Sunday, August 06, 2006

It is now Saturday afternoon, and I have been teaching for two weeks. I hope that "my first two weeks as a teacher" is enough to excuse my lack of posting over the past month. Over the next few days, I hope to make up for my electronic absence by posting a number of installments that describe my first days and weeks as a high school English teacher.

On the Thursday before the Monday classes began, we had "Meet the Teachers" afternoon at my high school. From 1 in the afternoon to 6:00 in the evening, I remained in my classroom while parent after parent streamed in, wanting to meet the new teacher from Boston (a few parents tried their hand at what they perceived as a "Boston accent" - I didn't have the heart to tell them they sounded more like retarded seagulls and less like Murph from Revere). About 2/3rds of the parents brought their children - my students - with them, so I had the opportunity to meet about 30 of my kids. On a couple of occasions, students entered my classroom sans parents. Nearly all the parents seemed cordial and supportive, and the questions they asked were pointed and pertinent.

For the large part, the students seemed very respectful and attentive. Though much of this respect and attention may have been largely a result of the fact that their parents were standing not five feet from them, my students still seemed genuinely excited for the upcoming school year. Of those I met on Thursday, the students I liked the best were those who exhibited a bit of personality and were willing to playfully "challenge" either me or their parents. It's wonderful to see their brains working hard to develop a witty retort or intelligent comment.

I met a number of parents and students who would be new to my school, as they had made the decision to transfer from one of the local private (read: white) academies to their public high school. The parents - and, surprisingly, some of my students - were very forthcoming about the academic deficiencies of their previous schools. One student readily admitted that she had not covered any grammar or vocabulary in her freshman English class at some local academy.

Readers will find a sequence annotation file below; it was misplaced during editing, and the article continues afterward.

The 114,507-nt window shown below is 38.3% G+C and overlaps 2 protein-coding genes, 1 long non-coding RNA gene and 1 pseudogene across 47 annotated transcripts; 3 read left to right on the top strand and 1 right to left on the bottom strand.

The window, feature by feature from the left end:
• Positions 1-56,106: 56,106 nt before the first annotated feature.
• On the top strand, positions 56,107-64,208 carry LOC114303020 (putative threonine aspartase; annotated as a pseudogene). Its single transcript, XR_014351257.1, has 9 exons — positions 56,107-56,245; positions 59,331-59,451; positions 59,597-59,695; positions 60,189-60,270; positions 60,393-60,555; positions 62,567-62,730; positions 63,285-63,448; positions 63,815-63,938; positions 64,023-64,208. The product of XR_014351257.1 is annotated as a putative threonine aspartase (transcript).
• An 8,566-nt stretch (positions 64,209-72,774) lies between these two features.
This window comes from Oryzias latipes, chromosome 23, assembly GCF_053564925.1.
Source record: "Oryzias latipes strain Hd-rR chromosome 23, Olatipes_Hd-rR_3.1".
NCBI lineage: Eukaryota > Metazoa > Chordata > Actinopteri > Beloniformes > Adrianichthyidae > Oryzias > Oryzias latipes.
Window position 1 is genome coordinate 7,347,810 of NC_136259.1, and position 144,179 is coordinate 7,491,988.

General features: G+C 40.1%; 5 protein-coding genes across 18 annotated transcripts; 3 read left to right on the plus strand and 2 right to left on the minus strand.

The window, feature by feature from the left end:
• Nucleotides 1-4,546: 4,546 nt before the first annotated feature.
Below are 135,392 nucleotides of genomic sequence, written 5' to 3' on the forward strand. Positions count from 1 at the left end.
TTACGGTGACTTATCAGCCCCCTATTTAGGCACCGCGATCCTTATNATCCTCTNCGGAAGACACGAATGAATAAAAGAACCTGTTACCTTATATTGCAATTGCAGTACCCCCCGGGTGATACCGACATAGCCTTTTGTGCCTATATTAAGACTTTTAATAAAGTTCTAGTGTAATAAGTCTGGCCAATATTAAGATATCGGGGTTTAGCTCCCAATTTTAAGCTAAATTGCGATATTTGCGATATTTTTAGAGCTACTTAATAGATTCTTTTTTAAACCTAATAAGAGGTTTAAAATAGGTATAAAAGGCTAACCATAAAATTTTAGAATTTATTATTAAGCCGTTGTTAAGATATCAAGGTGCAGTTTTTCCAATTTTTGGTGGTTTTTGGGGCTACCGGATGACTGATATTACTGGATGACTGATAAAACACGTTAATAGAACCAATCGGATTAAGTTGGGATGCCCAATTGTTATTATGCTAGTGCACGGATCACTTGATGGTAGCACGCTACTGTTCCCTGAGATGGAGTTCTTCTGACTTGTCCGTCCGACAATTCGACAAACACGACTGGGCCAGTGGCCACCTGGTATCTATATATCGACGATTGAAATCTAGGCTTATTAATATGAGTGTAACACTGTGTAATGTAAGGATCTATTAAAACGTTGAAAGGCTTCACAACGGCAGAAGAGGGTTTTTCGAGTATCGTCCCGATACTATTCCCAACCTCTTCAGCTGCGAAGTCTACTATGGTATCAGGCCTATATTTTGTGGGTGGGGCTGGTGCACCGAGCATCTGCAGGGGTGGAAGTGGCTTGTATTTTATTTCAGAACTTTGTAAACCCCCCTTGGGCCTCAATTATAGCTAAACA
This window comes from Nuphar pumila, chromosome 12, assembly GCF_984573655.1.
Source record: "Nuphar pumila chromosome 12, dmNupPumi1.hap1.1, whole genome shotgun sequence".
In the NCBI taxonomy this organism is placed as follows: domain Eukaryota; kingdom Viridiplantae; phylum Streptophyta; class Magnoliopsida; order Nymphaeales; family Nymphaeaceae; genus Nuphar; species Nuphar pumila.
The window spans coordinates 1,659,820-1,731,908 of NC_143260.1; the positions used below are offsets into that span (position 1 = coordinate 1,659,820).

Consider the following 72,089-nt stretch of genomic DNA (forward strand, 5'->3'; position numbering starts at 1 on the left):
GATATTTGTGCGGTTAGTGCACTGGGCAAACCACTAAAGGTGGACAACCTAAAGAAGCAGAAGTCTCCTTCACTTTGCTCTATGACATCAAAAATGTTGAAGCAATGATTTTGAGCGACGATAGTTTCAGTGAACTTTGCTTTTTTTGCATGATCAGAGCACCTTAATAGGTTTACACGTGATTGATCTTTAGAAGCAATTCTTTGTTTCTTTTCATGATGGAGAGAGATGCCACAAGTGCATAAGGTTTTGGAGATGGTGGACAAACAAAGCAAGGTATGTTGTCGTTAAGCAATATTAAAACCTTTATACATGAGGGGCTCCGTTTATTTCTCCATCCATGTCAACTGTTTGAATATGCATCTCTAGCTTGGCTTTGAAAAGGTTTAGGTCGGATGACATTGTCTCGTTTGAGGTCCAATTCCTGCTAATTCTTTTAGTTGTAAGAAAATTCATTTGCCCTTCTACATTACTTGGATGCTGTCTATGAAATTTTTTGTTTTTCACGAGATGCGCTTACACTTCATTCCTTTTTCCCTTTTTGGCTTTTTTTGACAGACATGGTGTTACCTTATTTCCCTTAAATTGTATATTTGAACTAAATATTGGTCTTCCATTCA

The willingness of those parents to remove their children from the private (white) academies and place them in the local public school is heartening; it points to two positive developments. First, the public schools in my district - in particular, my high school - are improving enough to make them a viable option for parents who were previously skittish about entrusting their children to our care. Second, it perhaps hints at a revolution in the thinking of this new generation of Mississippi parents; does the willingness of those parents to send their white sons and daughters to school with black children mean that they are finally either a) valuing issues of education over issues of race, or b) race is dying as an issue altogether? I don't know the answer, but it is nice that the evidence allows for the formation of such a hypothesis.

One of the parents who visited my classroom is deaf. To see daughter (who will be in my Accelerated English II class) lovingly translate for mother was a heartening experience, particularly when those of us in the Corps are continually reminded of this area's broken familial bonds.

I realize that my visitors on that Thursday probably represented the best of my community, as they are the parents who are taking an active interest in the education of their children. However, that caveat did not damper my excitement for the first day of classes and the entire school year.


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